Deutsche Bank would later offer its own formulation of the same notion, calling it "TLC," a descriptive for policy transparency, longevity and certainty.

"But it's not just about support mechanisms for renewable energy projects, it's about whether or not the planning process is lining up; Is the grid and distribution infrastructure there and available on terms that make sense? Is route to market, when you are selling your power to users, clear? What makes a project bankable, or, to use another term, 'Investment grade,' is an overall package of good, old-fashioned energy policy," Hamilton said.

"Along with all this, the other thing you need is simplicity," she said. "I think in the US you've got something called an 'elevator pitch,' don't you? It's the idea that if you can't get into an elevator with someone and pitch your project, reasonably briefly and straightforwardly, before the doors reopen, then you're just making your life that much more difficult."

"Well, if you're sitting down with a bank or investment firm and trying to explain a policy regime that's really complicated, you've greatly reduced your odds of getting substantial backing," she said.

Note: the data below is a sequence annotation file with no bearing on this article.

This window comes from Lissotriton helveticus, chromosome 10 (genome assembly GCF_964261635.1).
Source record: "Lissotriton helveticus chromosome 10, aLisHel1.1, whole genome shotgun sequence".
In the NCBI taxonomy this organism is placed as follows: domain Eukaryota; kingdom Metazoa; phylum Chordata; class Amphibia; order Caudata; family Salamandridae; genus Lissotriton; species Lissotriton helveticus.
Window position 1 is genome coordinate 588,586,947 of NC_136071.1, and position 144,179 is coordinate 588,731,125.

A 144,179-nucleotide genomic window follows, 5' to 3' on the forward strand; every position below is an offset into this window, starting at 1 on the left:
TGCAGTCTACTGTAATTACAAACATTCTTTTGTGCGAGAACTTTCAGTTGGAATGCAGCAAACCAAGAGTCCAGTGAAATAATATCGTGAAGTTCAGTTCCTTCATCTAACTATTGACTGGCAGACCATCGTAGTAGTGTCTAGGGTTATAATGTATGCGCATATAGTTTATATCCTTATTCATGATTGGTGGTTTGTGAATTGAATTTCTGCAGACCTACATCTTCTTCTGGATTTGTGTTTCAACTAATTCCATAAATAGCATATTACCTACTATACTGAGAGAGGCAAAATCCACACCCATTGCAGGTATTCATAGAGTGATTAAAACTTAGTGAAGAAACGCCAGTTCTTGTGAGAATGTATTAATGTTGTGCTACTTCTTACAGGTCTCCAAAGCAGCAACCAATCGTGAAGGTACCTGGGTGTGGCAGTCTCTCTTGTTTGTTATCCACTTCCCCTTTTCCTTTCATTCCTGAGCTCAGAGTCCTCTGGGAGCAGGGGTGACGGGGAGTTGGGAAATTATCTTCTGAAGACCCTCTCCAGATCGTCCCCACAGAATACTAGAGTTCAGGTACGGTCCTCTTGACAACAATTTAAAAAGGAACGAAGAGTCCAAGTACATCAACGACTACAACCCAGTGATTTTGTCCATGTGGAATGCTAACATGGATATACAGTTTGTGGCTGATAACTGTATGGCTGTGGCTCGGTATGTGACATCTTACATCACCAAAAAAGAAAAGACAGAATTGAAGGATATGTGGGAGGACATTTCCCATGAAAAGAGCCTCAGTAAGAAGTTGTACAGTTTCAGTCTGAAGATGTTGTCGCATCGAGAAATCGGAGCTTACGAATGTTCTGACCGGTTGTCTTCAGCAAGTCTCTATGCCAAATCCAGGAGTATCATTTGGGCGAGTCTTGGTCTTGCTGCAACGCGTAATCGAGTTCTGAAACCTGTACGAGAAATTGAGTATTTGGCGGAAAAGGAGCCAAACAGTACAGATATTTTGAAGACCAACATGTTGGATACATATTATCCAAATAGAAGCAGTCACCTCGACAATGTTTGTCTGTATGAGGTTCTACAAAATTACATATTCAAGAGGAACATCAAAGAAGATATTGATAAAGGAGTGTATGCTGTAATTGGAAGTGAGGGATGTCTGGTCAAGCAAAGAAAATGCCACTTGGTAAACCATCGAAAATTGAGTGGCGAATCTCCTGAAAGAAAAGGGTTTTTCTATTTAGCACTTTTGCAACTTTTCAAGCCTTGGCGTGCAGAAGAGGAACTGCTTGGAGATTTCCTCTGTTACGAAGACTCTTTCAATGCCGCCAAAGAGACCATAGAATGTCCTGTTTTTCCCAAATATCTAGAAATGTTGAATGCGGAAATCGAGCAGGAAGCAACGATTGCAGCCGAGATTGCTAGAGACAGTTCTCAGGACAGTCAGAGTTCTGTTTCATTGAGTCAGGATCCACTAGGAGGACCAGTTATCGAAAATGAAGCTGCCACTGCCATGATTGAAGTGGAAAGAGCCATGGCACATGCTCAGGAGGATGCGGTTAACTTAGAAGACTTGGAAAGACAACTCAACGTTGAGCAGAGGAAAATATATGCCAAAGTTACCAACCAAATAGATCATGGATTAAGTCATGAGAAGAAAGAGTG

In the US, much of the talk about renewable energy policy -- at least on the federal level -- revolves around the idea that green energy investment equals jobs, a concept Hamilton described as "the good news story."

Since the teeth of the financial crisis took hold, she said, such talk is equally prevalent in Europe, suggesting that after the dramatic pull-back that has occurred in recent years, government policies make slowly grow more amendable to renewables.

"I was up at the Scottish Low Carbon Investment Conference not long ago, and while the debate there wasn't about jobs per se, jobs are something that seems to constantly come up," Hamilton said. "Now, how that job creation argument figures in future renewables policies is an open question. It really depends on whether you see renewables as primarily delivering an energy target -- the volume growth of renewables -- or whether you see it much more embedded as part of your economic development strategy."

”Subsequently, I was at the Renewable UK conference and there was a fantastic pre-dinner presentation by the former chair of the board, who did a five minute, sort of single breath, outline of all the different segments of the job market that fitted with renewables," she said. "So I think that debate is beginning to mature a bit."

At the same time, however, Hamilton said she wanted to be clear that talk of the potential job creation benefits of renewables isn't the only potential driver of future policy decisions that shape the investment terrain.

Also in play is the ongoing debate in legislative chambers and back offices about the cost and affordability of renewables.

"I think there is a bit of a push back from the traditional sectors who raise the issue of renewables being too expensive and why bother when you can go for something cheaper," Hamilton said. "But, you know, that's the argy-bargy of energy politics."

For additional information:

Chatham House Renewable Energy Finance Project

Chatham House Renewable Energy Finance Policy Papers